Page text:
A sad summer for our teenagers

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The decision to cancel this summer's Israel Experience trips was done only after much deliberation and certainly with the heaviest of hearts.

We know that Israel needs our tourism. More importantly, the Israeli people need our support. And we cringe to think that in canceling, we are giving the terrorists the upper hand.

We know the value of these trips; we have seen busloads of our teens return with the glow that can only come from hiking Masada before sunrise and praying on Friday night at the Western Wall. We have witnessed how transforming the experience can be. What a wonder it can be for our teens' Jewish identities.

And we hope we will witness it again, as soon as next summer.

That Israel has our emotional support is a given; we all watch the bloody events unfold in the region with anguish.

But as long as it remains impossible to prevent a Palestinian with explosives strapped to his body from finding a target, we cannot send them the kind of support that involves putting our children in danger.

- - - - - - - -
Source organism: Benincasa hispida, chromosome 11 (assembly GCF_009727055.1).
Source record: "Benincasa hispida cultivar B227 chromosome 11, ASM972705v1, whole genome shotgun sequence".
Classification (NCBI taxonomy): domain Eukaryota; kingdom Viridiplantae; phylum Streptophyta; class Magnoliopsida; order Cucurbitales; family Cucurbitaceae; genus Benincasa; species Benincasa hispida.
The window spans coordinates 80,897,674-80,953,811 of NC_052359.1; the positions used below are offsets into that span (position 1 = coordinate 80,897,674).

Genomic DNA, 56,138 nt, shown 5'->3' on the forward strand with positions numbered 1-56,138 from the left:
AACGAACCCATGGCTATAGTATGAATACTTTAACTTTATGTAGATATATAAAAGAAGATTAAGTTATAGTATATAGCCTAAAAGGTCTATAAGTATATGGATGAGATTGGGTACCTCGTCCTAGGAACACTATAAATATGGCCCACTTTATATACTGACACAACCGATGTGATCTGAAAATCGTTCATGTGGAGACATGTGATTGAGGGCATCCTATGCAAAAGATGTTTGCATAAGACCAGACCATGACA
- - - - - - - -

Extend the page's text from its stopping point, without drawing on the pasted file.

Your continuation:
We take heart, knowing that the cancellations are only temporary, and the trips will resume as soon as it is deemed safe.

An Israeli grandmother who lives in Tel Aviv, Barbara Biran, recently e-mailed that she dreads turning on the radio or television, always in fear of what she may hear.

"Our son comes to us less and less with his family. They don't want to travel on the roads," she wrote. "Our daughter does not let me take our granddaughter to the cinema, or to a theater. Can you call this a normal life?"

Unfortunately, we can't.

But just as many Israeli parents do not allow their own children to go out in public places now, we hope they can understand our fears in sending ours.